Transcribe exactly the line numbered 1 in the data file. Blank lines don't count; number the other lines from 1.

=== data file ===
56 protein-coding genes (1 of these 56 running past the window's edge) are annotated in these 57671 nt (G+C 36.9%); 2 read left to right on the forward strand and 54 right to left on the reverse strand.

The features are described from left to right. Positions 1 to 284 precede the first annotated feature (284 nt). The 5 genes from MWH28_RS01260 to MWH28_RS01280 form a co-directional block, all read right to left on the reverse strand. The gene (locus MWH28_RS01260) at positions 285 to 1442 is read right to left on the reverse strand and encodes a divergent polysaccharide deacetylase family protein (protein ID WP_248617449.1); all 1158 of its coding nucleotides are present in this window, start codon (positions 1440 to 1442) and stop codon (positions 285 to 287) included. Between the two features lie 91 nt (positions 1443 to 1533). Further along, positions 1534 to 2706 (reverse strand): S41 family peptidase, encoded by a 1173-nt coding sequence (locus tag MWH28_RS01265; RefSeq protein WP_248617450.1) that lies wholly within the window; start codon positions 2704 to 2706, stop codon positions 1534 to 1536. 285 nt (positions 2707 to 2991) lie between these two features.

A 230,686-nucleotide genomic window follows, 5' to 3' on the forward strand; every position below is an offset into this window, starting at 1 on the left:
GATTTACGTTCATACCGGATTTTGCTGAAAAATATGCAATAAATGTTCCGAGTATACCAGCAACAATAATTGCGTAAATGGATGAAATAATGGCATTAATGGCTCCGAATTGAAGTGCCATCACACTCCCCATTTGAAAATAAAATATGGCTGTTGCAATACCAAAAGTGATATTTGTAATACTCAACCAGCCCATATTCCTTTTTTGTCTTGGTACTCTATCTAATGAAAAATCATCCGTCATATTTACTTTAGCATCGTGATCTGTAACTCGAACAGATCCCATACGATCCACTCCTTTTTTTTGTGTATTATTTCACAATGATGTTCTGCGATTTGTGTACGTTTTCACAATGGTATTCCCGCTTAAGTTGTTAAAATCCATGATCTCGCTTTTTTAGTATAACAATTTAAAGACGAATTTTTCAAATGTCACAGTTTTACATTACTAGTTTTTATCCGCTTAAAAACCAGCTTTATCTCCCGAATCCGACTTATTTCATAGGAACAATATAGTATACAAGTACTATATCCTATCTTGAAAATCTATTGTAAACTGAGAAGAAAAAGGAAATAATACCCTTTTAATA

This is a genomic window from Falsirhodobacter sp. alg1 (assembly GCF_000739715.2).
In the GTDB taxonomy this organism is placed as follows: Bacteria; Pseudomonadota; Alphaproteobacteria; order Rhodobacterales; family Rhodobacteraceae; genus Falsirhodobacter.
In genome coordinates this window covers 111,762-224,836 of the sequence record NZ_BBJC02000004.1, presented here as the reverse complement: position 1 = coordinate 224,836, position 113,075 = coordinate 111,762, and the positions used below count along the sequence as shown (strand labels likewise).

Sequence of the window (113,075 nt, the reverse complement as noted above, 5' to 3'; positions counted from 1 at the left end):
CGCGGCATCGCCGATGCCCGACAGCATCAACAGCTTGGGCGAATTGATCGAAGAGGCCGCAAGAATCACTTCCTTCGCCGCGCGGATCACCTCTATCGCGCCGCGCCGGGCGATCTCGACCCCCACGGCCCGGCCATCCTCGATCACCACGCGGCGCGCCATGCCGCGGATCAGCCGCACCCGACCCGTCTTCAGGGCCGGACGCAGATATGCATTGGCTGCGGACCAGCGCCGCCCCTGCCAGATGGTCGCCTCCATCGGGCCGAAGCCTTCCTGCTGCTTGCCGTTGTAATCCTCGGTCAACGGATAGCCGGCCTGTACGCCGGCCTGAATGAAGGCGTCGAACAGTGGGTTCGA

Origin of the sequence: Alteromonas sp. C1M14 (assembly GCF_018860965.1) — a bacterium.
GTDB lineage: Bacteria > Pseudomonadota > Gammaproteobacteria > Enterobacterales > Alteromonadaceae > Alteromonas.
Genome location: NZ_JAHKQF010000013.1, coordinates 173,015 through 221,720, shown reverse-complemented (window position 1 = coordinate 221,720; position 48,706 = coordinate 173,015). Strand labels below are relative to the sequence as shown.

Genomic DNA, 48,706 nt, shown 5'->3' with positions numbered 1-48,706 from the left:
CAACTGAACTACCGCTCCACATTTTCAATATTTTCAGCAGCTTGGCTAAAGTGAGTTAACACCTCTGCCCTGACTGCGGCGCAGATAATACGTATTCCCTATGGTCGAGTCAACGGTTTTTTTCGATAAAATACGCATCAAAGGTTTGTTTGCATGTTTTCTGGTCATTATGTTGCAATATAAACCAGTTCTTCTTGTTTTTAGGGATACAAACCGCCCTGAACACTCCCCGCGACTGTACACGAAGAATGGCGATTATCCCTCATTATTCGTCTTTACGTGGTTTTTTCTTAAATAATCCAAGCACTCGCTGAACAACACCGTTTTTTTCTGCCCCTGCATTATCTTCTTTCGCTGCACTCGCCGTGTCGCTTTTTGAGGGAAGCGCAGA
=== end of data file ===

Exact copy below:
56 protein-coding genes (1 of these 56 running past the window's edge) are annotated in these 57671 nt (G+C 36.9%); 2 read left to right on the forward strand and 54 right to left on the reverse strand.